House Chairman, SBA IG Raise Red Flags Over Expanded Loan Program

Credit union trade groups have also criticized the extension of the Small Business Administration's main lending program. Learn why.

David Baumann


Apr 26



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David Baumann

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David Baumann

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Extension of program has been criticized by credit union trade groups, citing regulatory concerns.

A key House Republican and the Small Business Administration’s Inspector General are questioning the agency’s ability to properly police the expansion of its most popular loan program.

“Even with the agency’s abysmal record, the SBA is charging forward with reckless changes to its flagship 7(a) lending program,” House Small Business Committee Chairman Rep. Roger Williams, R-Texas, said this week. “Plain and simple, the agency does not have the ability to take on additional responsibilities laid forth in these rules.”

While a Republican committee chairman might be expected to oppose a Biden Administration program, the agency’s own Office of the Inspector General also is warning that the program may be open to abuse.

“OIG has identified oversight of high-risk lending participants, and improper payments in the 7(a) loan programs as top management challenges,” Sheldon Shoemaker, the SBA’s deputy IG said, in testimony prepared for a Senate Small Business Committee hearing on Wednesday.

Backstory and Context

The SBA last week announced that it was expanding the number of Small Business Loan Company licenses to allow up to three non-depository institutions to participate in the 7(a) program.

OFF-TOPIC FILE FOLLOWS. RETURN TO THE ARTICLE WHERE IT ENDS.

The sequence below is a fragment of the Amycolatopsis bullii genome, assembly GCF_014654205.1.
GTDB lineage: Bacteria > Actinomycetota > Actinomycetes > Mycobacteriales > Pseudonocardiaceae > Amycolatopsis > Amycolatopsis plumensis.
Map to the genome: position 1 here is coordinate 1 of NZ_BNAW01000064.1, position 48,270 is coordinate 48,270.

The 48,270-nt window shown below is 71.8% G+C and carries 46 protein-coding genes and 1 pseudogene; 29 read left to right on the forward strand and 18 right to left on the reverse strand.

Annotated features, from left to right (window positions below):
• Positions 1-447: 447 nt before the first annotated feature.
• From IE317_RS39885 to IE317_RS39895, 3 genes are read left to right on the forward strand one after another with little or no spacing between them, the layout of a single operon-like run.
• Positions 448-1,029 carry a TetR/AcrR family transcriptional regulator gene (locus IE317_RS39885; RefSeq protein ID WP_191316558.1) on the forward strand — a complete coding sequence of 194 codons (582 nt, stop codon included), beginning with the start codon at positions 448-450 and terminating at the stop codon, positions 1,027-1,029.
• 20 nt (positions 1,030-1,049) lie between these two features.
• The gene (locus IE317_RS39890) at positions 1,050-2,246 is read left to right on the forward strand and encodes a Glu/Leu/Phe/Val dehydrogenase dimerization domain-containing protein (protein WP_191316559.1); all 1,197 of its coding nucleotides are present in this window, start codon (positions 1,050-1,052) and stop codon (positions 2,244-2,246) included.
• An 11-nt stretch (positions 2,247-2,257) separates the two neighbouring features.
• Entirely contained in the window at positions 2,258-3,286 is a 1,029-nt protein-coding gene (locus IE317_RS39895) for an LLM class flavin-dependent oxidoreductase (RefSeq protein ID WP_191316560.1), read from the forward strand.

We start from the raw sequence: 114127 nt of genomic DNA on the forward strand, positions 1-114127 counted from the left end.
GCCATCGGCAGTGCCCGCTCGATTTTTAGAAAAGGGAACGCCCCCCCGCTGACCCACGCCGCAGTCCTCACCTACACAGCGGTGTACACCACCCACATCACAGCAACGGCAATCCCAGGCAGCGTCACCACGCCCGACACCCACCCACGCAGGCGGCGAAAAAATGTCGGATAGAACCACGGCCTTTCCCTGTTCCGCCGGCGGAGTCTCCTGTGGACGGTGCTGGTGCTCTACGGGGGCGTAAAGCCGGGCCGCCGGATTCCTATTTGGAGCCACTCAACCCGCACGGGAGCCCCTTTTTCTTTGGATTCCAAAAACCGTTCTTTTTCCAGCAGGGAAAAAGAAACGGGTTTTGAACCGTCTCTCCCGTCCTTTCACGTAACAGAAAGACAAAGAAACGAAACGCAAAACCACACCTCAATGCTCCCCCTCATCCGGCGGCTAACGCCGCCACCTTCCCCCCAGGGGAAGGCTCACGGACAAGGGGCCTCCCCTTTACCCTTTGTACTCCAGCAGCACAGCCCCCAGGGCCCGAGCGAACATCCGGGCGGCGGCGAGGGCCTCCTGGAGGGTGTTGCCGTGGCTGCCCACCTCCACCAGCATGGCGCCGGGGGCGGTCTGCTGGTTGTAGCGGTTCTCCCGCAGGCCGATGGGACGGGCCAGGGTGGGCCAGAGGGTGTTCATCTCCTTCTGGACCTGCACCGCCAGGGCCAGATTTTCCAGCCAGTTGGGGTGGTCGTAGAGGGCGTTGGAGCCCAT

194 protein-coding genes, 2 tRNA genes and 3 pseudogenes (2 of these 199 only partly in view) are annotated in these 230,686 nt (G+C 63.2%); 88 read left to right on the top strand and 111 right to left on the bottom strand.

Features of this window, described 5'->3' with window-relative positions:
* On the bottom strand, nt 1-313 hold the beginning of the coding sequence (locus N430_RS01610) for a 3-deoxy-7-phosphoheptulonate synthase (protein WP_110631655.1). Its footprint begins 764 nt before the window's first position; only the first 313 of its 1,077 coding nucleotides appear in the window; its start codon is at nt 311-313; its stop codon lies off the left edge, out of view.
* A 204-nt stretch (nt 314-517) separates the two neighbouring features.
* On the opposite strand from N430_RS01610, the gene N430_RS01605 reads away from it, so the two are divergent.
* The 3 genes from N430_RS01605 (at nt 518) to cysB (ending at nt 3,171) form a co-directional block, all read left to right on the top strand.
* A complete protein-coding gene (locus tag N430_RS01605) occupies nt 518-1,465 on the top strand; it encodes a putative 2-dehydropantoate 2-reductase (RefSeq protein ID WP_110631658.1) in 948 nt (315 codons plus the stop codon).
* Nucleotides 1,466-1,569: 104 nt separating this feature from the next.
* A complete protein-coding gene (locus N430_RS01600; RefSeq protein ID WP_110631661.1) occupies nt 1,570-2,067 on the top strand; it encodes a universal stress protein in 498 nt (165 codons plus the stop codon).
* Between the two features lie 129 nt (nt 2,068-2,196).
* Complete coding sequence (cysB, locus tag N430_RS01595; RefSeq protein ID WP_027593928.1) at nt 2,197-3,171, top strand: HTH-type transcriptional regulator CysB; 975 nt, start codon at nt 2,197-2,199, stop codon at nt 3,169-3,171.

The agency has had a moratorium on issuing SBLC licenses; that moratorium is being lifted effective May 12. In announcing the decision, the SBA said it had conducted an in-depth assessment to determine that it had the capacity to administer the expansion of the program.

“Today, SBA is a modern, technology-forward agency that has the capacity to undertake these reforms by leveraging the talented agency staff along with private sector contracts to ensure appropriate oversight for all lenders,” the agency’s associate administrator for the office of capital access Patrick Kelley said, in testimony prepared for Wednesday’s hearing.

He added that SBA Administrator Isabella Guzman “has made clear that SBA’s objective is to increase the number of lenders serving the hardest-to-reach small businesses, including women, minorities, veterans, and rural firms, at no cost to the taxpayer.”

Pushback From Credit Union Groups

Credit union trade groups have criticized the expansion, contending that new lenders would not be traditional financial institutions regulated by a prudential regulator. Instead, the SBA would supervise the loan companies.

That could be a problem, Shoemaker noted in his testimony, citing the agency’s oversight of the pandemic Paycheck Protection Program as evidence of a poor management record.

“SBA’s lack of internal controls in PPP led to significant fraud risk and vulnerabilities,” he stated. “Additionally, we found that SBA did not have an organizational structure with clearly defined roles, responsibilities, and processes to manage and handle potentially fraudulent PPP loans.”

He explained that in examining the 7(a) program, the IG found that loans were made to borrowers who did not have the ability to repay, as well as loans that were not properly closed, resulting in improper payments. And he questioned whether the SBA has the necessary staff to oversee the program.

“SBA must take intentional steps to design, implement, and operate an effective internal control system as it lifts the moratorium on new Small Business Lending Company participation and adds the Community Advantage lending companies into the 7(a) loan program,” he said.

Shoemaker added further that Congress must provide the IG’s office with sufficient funding to oversee the expanded program.

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